Practical tools to tame the stress of the season
Seasonal stress is hotter than ever this year, with more people reporting symptoms of fatigue, burnout and depression. So, if you’re feeling blue or out of sorts, you’re not alone. According to polls from the American Psychological Association, the most commonly used terms to describe negative emotions during the holiday include fatigue (68%), stress (61%), irritability (52%), sadness (36%), anger (35%), and loneliness (26%).
End of year fatigue may be partly to blame, but experts agree that it’s often our unrealistic expectations that drive people to feel overwhelmed and exhausted this time of year. Expectations we place on ourselves and each other, schedules that get too packed, financial strain that gets spread too thin, and the constant rush we feel to get more things done in less time, even as we’re supposedly slowing down.
So, what’s a busy body and mind to do to chill out and enjoy the blessings of the season?
Tip 1: Slow Down
Recognize that we train our brains to be in a constant rush all year long, and slowing to a screeching halt never works. Any time you notice yourself rushing, stop and ask yourself if it’s really necessary.
Oftentimes I catch myself barely breathing, heart pounding, rushing to the car to get to an appointment that I don’t want to be late for, only to realize that I’m just running an errand with no one waiting for me and no deadline at all. Because we’re so programmed to race against the clock these days, we easily slip into patterns of disruptive stress just because it’s the status quo. So, practice slowing down and just noticing your state of mind and body, and then ask yourself if it’s helpful or hurtful.
Tip 2: Set Yourself Up for Success
I can’t emphasize enough how incredibly important it is to start being intentional about how you want to show up for the time that you have. Again, past mental programming has us rushing to get more done in less time, so we drift through life with this focus even when we want to be more present in the moment. If we’re not careful, we’ll rush right through the season of giving thanks and celebrating what’s good in life, missing out on opportunities to connect, reflect and recharge.
To set yourself up for success, plan time each morning to consider what’s most important for you that day. Try to avoid being task-focused, and ask yourself WHO you want to be before you think about WHAT you need to do. This isn’t our normal focus of attention, so it’s critical to set aside time to reflect on these ideas, with your brain and body in a calm, relaxed state.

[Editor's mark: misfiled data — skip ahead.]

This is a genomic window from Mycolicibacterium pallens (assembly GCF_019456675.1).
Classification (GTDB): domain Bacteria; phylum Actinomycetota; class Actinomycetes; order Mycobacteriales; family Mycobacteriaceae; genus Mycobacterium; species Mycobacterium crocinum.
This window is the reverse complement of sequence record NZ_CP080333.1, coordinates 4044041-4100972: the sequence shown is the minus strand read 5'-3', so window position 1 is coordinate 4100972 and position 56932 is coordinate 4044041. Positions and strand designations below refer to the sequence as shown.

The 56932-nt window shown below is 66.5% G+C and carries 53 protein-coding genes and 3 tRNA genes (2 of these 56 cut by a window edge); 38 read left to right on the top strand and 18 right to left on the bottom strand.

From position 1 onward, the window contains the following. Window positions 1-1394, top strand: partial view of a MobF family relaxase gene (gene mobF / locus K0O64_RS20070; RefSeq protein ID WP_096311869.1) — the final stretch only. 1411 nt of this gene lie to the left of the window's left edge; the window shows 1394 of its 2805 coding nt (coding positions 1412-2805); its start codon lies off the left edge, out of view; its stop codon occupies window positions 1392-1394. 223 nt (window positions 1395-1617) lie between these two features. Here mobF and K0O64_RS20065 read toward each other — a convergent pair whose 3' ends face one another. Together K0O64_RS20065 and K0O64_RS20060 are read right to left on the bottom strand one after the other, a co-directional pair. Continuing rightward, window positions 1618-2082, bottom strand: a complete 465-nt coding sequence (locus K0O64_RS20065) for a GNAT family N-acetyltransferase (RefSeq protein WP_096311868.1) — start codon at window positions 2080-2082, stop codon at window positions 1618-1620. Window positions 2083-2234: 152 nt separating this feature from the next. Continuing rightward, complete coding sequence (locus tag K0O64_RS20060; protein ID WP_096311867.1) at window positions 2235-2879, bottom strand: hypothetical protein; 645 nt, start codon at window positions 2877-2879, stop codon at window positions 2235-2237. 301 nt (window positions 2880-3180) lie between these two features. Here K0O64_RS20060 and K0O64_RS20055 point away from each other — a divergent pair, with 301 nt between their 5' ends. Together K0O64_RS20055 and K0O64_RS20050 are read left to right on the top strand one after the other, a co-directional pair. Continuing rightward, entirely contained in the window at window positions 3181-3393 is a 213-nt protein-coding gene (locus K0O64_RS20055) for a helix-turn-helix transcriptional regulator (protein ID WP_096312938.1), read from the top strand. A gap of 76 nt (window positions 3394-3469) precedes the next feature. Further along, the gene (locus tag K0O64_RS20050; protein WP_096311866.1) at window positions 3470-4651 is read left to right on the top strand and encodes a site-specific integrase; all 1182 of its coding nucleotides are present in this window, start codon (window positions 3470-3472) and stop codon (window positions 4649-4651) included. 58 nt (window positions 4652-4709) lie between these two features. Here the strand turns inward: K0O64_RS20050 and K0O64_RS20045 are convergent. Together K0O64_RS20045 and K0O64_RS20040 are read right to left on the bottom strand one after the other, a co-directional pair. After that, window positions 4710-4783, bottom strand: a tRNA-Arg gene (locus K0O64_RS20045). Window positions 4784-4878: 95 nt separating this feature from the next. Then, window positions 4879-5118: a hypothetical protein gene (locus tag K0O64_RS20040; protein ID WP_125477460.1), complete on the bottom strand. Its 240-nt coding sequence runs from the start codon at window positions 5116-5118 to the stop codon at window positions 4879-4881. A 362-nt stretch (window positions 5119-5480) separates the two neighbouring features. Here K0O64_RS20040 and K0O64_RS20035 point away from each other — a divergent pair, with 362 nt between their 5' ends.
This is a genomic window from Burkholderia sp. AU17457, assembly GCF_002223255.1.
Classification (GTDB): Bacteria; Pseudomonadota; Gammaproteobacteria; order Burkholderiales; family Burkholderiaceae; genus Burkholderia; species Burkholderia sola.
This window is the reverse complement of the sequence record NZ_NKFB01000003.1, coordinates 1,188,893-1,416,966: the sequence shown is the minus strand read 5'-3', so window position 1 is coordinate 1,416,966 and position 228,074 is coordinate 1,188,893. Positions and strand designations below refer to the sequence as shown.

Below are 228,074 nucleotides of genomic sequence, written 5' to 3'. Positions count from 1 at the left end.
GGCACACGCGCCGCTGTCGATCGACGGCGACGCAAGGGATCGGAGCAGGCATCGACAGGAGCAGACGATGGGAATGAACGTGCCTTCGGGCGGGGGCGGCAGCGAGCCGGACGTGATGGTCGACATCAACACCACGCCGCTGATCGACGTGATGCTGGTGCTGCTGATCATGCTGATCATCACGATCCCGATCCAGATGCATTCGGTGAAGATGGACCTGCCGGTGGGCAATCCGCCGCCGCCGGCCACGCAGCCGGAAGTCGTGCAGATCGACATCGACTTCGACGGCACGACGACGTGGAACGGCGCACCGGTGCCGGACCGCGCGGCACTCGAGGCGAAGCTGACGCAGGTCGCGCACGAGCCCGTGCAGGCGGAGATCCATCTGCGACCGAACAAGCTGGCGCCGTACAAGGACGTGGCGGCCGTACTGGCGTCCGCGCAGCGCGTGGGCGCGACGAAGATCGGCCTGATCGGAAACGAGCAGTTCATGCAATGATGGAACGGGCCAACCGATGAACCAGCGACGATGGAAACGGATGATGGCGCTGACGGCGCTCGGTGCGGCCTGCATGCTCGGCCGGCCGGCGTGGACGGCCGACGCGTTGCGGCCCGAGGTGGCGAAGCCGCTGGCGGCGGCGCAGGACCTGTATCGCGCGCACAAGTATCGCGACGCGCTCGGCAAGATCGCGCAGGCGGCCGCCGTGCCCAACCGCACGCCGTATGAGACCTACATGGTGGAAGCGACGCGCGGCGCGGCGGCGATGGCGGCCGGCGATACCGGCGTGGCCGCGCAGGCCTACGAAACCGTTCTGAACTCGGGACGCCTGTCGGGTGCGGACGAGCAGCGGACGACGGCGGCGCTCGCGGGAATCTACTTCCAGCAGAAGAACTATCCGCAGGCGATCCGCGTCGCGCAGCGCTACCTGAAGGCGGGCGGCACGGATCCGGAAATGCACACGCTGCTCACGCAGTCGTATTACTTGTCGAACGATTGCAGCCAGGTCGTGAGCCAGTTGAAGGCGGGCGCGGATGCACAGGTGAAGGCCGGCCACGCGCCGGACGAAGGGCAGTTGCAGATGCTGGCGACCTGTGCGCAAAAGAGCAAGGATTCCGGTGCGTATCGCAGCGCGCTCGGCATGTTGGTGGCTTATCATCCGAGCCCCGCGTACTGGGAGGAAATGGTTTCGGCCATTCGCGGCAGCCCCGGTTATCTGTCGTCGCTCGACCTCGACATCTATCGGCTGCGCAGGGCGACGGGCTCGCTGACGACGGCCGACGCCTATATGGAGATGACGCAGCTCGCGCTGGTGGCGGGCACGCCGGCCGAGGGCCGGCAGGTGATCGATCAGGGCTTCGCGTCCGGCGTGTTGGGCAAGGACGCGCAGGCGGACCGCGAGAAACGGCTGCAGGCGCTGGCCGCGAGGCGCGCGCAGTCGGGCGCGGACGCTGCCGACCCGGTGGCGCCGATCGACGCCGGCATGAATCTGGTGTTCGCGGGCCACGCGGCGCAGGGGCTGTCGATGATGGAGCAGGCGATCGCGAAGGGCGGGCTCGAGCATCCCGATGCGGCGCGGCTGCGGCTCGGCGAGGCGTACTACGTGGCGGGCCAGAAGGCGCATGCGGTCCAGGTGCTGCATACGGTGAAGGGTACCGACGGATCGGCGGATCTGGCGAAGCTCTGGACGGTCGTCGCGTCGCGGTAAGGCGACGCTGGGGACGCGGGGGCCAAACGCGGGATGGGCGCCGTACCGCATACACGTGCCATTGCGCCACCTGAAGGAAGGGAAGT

For practice, try this 10-minute Holiday Intention Meditation I created just for this purpose. In time, you’ll be able to breathe, feel and focus your mind in just a matter of moments, training your brain and body to quickly engage your best energy in the time that you have.
Tip 3: Soak in the Good
Similar to your prep time each morning and throughout the day as needed, it’s important to set aside time and space to reflect on what’s good in life at the end of the day. Bedtime is a perfect opportunity to practice a Reflection Meditation in order to soak in the positive experiences of the day and shift your brain and body into a more relaxed and nourishing state to improve your quality of sleep.
If you find yourself tired and wired at night, you likely have stress hormones trying to keep your brain on high alert even as your body is desperate for rest. Building in time to unwind from the events of the day, you decrease cortisol and boost positive endorphins like serotonin and oxytocin, to quiet your busy mind.
For practice, you can try this 13-min Evening Reflection Meditation, which will guide you through noticing the positive events of the day, considering people you interacted with and shared meaningful moments with, soaking your brain and body in nourishing chemicals to restore, repair, and recharge for the day ahead.
As we start to unwind from another busy year, celebrate what’s good in life and prepare for opportunities ahead, we can use the holiday season as an opportunity to start implementing strategic brain recharge practices that can become habits to support long-term energy, creativity and resilience.
Aim to start each day with a Prime Time ritual like the Brain Recharge Practice to align your energy and attention with what matters most to you. Book end your day with a Reflection Meditation to quiet and nourish your brain and body for restorative sleep, and then Recharge regularly with tools like meditation, music, and mirth (humor!) to keep yourself on track.
And remember, it’s not about the time we have but the energy we bring to that time that gives us the opportunity to have the greatest impact on those we love. So, please take time to recharge your brain regularly. If we all take responsibility for the energy we bring to the time that we have, we can shift the state of our collective stress for the good of us all.
If you’d like more free tools to help you recharge, check out my free Recharge Toolkit where I’ll be adding new tools regularly throughout the year and soon providing live guided recharge practices to share together. Bless your stress!
Originally published at journal.thriveglobal.com